Oral Histories

Emmanuel Tchividjian

Interview Segments on Topic: PR and Technology/Change

Emmanuel Tchividjian Biography

Emmanuel Tchividjian serves as the Executive Director, Ethics Consulting Practice for Ruder-Finn, the only PR agency with an ethics officer, ethics committee and regular ethics meetings to which all staff are invited. Tchividjian has been with the company since 1997. Prior to joining Ruder-Finn, he worked for the Government of Switzerland and in particular, was tasked with researching and telling that country's account on issues relating to WWII and the Holocaust.

Mr. Tchividjian is a Certified Compliance & Ethics Professional from the Society of Corporate Compliance and Ethics (SCCE) and a member of the Ethics & Compliance Officers Association, (ECOA) the national professional association for managers of ethics and compliance programs. He is the Ethics Officer of the New York Chapter of the Public Relations Society of America as well as a member (ex-officio) of the National Board of Ethics and Professional Standards. He is also a member of the Swiss-American and French-American Chambers of Commerce.


Interviewer: So what do you see as the influences of media on contemporary ethical decision making in public relations? What role does the media play in the way that public relations is making decisions?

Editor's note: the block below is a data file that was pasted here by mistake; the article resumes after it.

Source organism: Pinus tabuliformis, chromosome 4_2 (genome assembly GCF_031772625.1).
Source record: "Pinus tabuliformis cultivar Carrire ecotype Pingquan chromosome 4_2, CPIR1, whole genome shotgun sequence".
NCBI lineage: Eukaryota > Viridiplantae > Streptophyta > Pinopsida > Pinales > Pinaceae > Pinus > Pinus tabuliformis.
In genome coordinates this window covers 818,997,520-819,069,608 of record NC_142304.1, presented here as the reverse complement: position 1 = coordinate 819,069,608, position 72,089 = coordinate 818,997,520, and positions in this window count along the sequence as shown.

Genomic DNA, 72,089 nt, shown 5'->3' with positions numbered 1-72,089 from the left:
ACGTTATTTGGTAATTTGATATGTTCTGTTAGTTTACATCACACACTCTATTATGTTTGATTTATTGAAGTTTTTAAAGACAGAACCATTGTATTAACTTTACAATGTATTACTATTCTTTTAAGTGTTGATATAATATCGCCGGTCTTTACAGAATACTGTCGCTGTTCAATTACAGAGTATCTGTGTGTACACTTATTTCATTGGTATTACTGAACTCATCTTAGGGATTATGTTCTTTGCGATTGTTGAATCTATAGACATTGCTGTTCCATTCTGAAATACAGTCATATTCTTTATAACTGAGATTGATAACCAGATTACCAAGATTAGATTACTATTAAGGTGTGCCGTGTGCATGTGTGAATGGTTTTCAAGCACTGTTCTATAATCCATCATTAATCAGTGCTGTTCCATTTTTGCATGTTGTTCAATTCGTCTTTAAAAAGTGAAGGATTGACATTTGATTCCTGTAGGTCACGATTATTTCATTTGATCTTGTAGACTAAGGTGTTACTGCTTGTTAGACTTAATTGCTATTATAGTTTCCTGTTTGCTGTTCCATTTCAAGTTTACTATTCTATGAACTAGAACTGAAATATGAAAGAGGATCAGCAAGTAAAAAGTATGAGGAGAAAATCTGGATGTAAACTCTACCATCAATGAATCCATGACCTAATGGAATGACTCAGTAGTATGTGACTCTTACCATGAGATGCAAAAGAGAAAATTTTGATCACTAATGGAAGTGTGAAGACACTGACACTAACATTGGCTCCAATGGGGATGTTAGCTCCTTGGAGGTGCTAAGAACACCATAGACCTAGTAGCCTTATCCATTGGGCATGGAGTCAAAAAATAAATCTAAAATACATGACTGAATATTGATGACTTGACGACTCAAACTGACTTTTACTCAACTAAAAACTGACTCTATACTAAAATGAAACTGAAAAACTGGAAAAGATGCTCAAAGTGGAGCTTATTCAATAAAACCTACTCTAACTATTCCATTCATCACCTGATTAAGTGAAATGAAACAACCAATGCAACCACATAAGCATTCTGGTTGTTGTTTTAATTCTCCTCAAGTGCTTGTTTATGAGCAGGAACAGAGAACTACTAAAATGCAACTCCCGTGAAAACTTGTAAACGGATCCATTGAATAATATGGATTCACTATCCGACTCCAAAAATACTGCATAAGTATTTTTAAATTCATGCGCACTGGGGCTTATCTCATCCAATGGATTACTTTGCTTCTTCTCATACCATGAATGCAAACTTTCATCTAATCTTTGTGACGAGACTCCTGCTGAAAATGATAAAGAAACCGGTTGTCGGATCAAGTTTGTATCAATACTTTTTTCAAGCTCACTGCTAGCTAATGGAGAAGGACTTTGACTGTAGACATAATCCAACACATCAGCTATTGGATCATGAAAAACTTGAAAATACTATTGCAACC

Tchividjian: Are you talking about new media or media in general?

Interviewer: Actually that’s the question I was going to ask you, it was about new media, so you could tell me about traditional media and then maybe go to new media or if you want to answer that together, you’re welcome to.

Tchividjian: The new media brings a new element, but of course in public relations you deal with the media, not always; people sometimes confuse public relations with publicity, then you go in a wider range than public relations is. For me, public relations is; a public relations executive is someone who is an advisor/counselor in communications. So it can be for a CEO, writing a speech, or going to talk to the shareholders. It doesn’t always involve the press. It can be internal communication, but it involves the press very often, especially for a commercial client. So ethics and the media is the same thing. You have to build trust with journalists. You have the interest of your client to defend but you have your own reputation at stake. So you have to make sure there’s a correct balance—you have to make sure you’re comfortable doing what you do. Someone said never do anything that don’t want [to be] published on the front page of the next morning’s newspaper or don’t write an email that you would be embarrassed to read in court. You have to know that these things last.